I keep abreast of science mainly through journals for the self-educated lay person such as Scientific American, and through pop-sci books. Although some writers such as Fred Pohl and Bruce Sterling delve into esoteric professional journals and visit actual labs, I find that most of the time I can get enough insight into up-and-coming trends and gadgets and waves of paradigm-shifting through standard sources. What counts in making a fun story is the twist. Given transgenic animals, for instance, will you find them waiting on you at your local McDonald’s, or being illegally served on a bun at some black-market dive? Or both?

10

Here’s a question we ask everyone: What are you reading now? Why did you pick it?

As a full-time reviewer, I read so much that this question would have a different answer almost every hour! [Could Savoy agree to refresh these lines accordingly? (Grin.)] This morning, however, I picked up something very different: a work in manuscript, sent to me by Jonathan Lethem. Titled Doofus Voodoo, it’s written by a friend of Lethem’s named Tom Clark, and so far has managed to intrigue me. Clark is a poet, and his weird tale seems on a par with something like Steve Aylett’s Slaughtermatic, another fine book I commend to one and all.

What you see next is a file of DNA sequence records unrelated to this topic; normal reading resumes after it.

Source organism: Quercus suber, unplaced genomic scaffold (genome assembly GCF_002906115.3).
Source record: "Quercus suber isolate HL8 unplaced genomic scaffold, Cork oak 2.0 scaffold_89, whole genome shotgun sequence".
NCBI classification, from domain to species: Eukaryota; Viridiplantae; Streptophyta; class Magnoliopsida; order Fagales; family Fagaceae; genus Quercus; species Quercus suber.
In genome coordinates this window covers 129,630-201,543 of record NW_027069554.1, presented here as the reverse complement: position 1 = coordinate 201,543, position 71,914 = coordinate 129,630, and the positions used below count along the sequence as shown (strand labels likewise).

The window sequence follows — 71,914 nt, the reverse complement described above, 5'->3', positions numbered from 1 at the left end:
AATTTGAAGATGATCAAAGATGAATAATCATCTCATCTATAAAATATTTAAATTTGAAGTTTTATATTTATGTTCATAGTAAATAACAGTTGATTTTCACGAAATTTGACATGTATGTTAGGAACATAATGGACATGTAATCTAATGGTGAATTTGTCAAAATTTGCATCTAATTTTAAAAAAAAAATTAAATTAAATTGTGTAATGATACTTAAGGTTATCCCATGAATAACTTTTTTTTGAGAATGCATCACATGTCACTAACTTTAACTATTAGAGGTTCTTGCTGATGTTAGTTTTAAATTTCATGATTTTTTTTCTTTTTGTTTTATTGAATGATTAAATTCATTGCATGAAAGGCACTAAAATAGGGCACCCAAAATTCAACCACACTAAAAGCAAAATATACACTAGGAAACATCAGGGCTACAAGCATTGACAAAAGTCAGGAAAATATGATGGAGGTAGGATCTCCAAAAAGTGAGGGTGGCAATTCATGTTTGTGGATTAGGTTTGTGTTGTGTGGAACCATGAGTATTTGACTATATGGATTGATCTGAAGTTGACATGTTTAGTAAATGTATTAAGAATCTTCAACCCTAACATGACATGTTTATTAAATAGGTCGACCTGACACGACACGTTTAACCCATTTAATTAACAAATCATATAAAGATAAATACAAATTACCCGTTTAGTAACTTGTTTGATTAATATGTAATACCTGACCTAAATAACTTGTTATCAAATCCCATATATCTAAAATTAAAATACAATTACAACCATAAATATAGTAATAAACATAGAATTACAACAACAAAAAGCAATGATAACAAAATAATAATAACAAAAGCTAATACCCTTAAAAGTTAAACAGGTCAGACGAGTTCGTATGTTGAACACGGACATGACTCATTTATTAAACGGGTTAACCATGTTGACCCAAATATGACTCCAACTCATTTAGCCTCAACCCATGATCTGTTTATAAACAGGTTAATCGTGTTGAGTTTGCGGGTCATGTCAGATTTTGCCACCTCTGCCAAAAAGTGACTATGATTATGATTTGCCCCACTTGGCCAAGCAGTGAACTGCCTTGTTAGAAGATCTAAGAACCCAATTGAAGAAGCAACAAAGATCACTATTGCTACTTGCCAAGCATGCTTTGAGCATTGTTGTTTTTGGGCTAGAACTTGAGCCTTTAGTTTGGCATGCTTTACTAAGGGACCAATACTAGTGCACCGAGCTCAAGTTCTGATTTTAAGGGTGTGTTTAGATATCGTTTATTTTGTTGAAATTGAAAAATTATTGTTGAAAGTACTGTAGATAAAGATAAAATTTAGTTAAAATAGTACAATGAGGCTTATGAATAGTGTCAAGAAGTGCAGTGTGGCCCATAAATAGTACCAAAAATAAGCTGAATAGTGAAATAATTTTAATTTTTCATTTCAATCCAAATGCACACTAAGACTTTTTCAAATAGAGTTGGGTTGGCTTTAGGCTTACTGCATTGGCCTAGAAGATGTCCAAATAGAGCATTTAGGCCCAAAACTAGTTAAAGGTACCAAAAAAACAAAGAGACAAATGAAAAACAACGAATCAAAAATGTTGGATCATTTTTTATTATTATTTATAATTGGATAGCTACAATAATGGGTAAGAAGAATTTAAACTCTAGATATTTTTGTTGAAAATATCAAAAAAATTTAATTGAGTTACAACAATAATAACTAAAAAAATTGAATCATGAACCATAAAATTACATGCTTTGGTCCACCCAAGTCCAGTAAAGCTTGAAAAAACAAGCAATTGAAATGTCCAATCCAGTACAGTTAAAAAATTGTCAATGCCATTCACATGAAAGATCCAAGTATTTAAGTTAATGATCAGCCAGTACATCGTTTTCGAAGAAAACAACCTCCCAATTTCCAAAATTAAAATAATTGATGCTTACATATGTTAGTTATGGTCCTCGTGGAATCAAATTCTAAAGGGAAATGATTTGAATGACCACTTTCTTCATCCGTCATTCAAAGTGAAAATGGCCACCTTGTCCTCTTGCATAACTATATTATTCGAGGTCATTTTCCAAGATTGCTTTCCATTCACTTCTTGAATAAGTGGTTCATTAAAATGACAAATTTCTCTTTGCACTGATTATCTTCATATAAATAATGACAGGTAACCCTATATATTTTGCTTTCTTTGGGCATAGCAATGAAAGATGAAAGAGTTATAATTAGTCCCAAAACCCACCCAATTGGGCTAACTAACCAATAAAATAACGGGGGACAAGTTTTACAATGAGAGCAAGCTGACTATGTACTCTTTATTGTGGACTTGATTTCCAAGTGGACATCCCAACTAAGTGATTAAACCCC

11

You still write on a Commodore 128?

My Commodore, alas, has been put out to pasture. In line with Bruce Sterling’s Dead Media Project, an ongoing chronicle of obsolescence, I now maintain the faithful C128 as a shrine, and keep electric incense perpetually aglow before this fine old piece of hardware on which I wrote five novels and scores of stories.

12

So I take it you don’t do Windows?

[Editor’s note: Paul opted for a Mac.]

Five hundred years from now, Bill Gates will have entered the ranks of the minor deities. Whether as Zeus or Lucifer remains to be seen!

13

Your favorite pizza and where?